According to Pierre Rissient, “It’s not enough to like a film. You must like it for the right reasons.” Rissient, a celebrated fixture on the international film-festival circuit for four decades, is the subject of this documentary, largely shot on that same circuit, by Todd McCarthy, chief film critic at Variety.
After a cinematic education in Paris and assistant-directing work on Breathless, Rissient turned exhibitor, promoter, and general mover and shaker: “The yeast in the dough,” Werner Herzog calls him. A major force at Cannes, he was an early champion of Losey, Eastwood and Campion, and of the cinema of Asia, where he shot a couple of pictures himself. In his time, he struggled to keep John Ford sober in Paris and accompanied Fritz Lang to Deep Throat in Los Angeles.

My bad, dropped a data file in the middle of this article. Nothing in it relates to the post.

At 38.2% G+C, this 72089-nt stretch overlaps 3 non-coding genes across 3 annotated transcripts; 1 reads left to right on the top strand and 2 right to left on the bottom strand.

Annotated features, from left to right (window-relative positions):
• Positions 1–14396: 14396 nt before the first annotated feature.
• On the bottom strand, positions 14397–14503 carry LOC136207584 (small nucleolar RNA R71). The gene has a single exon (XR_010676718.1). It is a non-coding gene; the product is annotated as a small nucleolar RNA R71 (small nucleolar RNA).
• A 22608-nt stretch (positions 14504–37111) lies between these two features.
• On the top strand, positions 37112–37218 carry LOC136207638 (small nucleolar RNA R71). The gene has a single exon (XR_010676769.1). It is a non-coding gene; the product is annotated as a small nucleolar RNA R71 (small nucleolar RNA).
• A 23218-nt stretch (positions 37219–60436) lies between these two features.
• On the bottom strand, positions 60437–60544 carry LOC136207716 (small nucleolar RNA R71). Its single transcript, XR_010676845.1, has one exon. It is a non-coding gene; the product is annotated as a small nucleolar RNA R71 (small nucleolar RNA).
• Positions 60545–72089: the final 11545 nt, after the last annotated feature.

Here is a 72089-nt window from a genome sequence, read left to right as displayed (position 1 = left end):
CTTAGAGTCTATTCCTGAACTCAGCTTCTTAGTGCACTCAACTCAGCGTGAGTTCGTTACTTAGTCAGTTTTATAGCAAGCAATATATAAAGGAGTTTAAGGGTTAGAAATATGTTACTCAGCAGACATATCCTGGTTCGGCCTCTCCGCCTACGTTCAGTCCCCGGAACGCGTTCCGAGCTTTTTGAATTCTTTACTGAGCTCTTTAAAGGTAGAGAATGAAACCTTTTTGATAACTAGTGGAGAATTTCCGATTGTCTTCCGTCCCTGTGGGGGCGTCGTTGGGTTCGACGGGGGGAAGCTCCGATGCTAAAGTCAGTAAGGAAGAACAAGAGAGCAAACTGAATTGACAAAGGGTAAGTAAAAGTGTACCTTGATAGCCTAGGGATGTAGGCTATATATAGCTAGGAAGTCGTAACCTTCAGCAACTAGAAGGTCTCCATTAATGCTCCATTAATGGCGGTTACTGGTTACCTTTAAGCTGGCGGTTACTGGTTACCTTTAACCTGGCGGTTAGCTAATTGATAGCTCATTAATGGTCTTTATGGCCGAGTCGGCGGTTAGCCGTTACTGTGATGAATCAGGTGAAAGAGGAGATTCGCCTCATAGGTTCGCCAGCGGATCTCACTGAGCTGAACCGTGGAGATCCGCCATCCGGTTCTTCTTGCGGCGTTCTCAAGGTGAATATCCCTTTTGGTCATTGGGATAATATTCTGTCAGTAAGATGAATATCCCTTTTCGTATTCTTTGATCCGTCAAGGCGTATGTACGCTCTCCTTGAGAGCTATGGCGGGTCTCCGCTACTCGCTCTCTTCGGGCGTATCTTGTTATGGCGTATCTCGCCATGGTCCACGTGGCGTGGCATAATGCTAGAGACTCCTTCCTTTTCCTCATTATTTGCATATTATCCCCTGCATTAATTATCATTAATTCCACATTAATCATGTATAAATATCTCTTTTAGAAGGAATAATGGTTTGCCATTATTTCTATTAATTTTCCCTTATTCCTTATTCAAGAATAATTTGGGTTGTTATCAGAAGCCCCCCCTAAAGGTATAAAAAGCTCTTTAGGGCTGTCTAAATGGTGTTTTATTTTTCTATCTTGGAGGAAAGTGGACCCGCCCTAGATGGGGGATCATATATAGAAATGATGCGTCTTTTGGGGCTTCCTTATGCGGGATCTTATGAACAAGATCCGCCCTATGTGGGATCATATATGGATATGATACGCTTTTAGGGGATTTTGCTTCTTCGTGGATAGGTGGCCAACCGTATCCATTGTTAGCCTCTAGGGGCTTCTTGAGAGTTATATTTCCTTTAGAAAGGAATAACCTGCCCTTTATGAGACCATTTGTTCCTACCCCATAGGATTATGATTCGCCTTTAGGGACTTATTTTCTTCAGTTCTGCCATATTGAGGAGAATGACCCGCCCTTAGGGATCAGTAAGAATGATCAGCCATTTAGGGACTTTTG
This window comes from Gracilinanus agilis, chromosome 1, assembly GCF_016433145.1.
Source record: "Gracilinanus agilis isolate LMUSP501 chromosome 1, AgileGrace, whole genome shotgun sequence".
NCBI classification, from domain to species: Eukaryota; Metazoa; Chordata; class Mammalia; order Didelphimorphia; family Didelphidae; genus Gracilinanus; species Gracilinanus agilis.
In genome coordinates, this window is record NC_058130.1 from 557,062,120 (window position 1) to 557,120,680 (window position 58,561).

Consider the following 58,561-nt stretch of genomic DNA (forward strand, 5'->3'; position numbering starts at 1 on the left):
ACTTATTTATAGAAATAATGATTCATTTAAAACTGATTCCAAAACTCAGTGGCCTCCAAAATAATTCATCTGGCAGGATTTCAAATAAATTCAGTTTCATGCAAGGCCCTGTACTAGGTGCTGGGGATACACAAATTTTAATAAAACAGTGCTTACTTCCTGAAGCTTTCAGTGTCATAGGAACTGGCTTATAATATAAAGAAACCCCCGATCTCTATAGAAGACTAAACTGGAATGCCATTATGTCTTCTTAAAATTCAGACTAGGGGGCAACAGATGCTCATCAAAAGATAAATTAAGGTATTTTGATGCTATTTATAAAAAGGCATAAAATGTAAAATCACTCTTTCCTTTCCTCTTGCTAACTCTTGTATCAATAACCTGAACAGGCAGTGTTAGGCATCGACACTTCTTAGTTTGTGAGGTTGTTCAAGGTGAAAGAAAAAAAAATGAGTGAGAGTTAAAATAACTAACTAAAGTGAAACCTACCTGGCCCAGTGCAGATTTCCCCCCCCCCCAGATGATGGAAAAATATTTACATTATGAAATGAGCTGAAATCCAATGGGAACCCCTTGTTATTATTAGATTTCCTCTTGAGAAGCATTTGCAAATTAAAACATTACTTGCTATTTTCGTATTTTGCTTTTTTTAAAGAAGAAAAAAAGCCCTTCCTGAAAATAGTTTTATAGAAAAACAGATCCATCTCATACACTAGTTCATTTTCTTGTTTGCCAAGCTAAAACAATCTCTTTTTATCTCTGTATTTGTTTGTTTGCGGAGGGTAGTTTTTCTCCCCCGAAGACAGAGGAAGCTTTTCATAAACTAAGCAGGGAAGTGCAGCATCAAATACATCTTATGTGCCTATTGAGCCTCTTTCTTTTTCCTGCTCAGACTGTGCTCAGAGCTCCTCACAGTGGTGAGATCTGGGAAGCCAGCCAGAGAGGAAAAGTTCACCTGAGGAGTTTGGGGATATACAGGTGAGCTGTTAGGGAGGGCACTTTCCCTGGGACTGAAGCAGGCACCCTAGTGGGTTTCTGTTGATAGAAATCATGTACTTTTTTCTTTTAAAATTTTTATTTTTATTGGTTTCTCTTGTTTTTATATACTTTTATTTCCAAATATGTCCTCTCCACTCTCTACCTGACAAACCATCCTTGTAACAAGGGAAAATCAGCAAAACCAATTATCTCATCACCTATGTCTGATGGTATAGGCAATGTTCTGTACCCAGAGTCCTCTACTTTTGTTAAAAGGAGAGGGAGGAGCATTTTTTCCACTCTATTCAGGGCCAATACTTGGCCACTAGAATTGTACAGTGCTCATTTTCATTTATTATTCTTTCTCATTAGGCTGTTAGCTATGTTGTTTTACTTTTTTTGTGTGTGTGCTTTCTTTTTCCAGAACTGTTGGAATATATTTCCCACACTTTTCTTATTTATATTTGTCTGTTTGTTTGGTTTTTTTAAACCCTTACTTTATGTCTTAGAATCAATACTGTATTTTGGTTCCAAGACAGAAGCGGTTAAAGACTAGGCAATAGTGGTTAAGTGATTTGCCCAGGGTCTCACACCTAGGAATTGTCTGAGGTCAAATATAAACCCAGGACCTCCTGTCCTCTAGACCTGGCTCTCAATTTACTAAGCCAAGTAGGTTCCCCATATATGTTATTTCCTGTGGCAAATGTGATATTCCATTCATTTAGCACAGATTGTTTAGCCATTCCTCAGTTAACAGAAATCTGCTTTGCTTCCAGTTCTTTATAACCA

Rissient is described as a legend to “those of us who live in the world of film.” Those who don’t might struggle to see the point (or indeed keep up—if you don’t already know who interviewees like Thierry Fremaux and Michel Ciment are, McCarthy won’t tell you). The approach is essentially chronological, but Rissient’s biography does not make compelling narrative—nor is McCarthy’s argument about the importance of his work strong enough to justify such lengthy praise.